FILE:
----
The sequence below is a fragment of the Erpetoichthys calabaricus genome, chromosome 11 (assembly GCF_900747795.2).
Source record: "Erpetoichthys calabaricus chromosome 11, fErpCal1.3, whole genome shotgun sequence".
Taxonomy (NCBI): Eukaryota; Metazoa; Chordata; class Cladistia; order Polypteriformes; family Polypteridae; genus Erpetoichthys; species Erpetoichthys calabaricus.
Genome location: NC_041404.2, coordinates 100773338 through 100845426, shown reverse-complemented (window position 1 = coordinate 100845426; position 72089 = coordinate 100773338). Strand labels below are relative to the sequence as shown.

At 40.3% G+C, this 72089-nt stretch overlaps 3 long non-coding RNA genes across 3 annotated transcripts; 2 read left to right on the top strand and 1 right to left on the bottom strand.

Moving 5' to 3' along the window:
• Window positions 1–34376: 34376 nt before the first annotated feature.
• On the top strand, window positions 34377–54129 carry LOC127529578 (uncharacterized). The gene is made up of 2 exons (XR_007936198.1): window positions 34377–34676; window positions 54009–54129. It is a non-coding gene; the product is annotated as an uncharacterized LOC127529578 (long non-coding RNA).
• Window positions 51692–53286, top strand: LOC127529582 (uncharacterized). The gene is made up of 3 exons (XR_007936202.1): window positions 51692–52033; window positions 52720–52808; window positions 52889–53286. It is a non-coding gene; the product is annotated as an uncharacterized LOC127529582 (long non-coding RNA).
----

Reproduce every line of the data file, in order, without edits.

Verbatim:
The sequence below is a fragment of the Erpetoichthys calabaricus genome, chromosome 11 (assembly GCF_900747795.2).
Source record: "Erpetoichthys calabaricus chromosome 11, fErpCal1.3, whole genome shotgun sequence".
Taxonomy (NCBI): Eukaryota; Metazoa; Chordata; class Cladistia; order Polypteriformes; family Polypteridae; genus Erpetoichthys; species Erpetoichthys calabaricus.
Genome location: NC_041404.2, coordinates 100773338 through 100845426, shown reverse-complemented (window position 1 = coordinate 100845426; position 72089 = coordinate 100773338). Strand labels below are relative to the sequence as shown.

At 40.3% G+C, this 72089-nt stretch overlaps 3 long non-coding RNA genes across 3 annotated transcripts; 2 read left to right on the top strand and 1 right to left on the bottom strand.

Moving 5' to 3' along the window:
• Window positions 1–34376: 34376 nt before the first annotated feature.
• On the top strand, window positions 34377–54129 carry LOC127529578 (uncharacterized). The gene is made up of 2 exons (XR_007936198.1): window positions 34377–34676; window positions 54009–54129. It is a non-coding gene; the product is annotated as an uncharacterized LOC127529578 (long non-coding RNA).
• Window positions 51692–53286, top strand: LOC127529582 (uncharacterized). The gene is made up of 3 exons (XR_007936202.1): window positions 51692–52033; window positions 52720–52808; window positions 52889–53286. It is a non-coding gene; the product is annotated as an uncharacterized LOC127529582 (long non-coding RNA).